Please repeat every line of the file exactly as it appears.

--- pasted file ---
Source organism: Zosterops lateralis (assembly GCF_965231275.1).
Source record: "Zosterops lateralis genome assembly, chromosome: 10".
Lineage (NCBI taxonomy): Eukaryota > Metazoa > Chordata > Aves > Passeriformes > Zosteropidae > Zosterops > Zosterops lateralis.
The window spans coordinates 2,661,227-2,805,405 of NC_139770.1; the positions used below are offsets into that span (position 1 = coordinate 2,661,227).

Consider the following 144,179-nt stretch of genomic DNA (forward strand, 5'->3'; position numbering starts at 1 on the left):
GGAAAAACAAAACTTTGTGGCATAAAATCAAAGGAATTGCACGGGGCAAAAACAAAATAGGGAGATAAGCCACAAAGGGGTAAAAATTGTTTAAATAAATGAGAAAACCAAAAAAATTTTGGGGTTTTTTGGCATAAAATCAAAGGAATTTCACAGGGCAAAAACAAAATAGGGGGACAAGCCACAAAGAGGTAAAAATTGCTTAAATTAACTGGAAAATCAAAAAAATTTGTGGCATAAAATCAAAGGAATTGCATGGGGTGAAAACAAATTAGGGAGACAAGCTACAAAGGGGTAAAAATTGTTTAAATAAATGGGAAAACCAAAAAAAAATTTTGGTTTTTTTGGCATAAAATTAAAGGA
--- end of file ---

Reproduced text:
Source organism: Zosterops lateralis (assembly GCF_965231275.1).
Source record: "Zosterops lateralis genome assembly, chromosome: 10".
Lineage (NCBI taxonomy): Eukaryota > Metazoa > Chordata > Aves > Passeriformes > Zosteropidae > Zosterops > Zosterops lateralis.
The window spans coordinates 2,661,227-2,805,405 of NC_139770.1; the positions used below are offsets into that span (position 1 = coordinate 2,661,227).

Consider the following 144,179-nt stretch of genomic DNA (forward strand, 5'->3'; position numbering starts at 1 on the left):
GGAAAAACAAAACTTTGTGGCATAAAATCAAAGGAATTGCACGGGGCAAAAACAAAATAGGGAGATAAGCCACAAAGGGGTAAAAATTGTTTAAATAAATGAGAAAACCAAAAAAATTTTGGGGTTTTTTGGCATAAAATCAAAGGAATTTCACAGGGCAAAAACAAAATAGGGGGACAAGCCACAAAGAGGTAAAAATTGCTTAAATTAACTGGAAAATCAAAAAAATTTGTGGCATAAAATCAAAGGAATTGCATGGGGTGAAAACAAATTAGGGAGACAAGCTACAAAGGGGTAAAAATTGTTTAAATAAATGGGAAAACCAAAAAAAAATTTTGGTTTTTTTGGCATAAAATTAAAGGA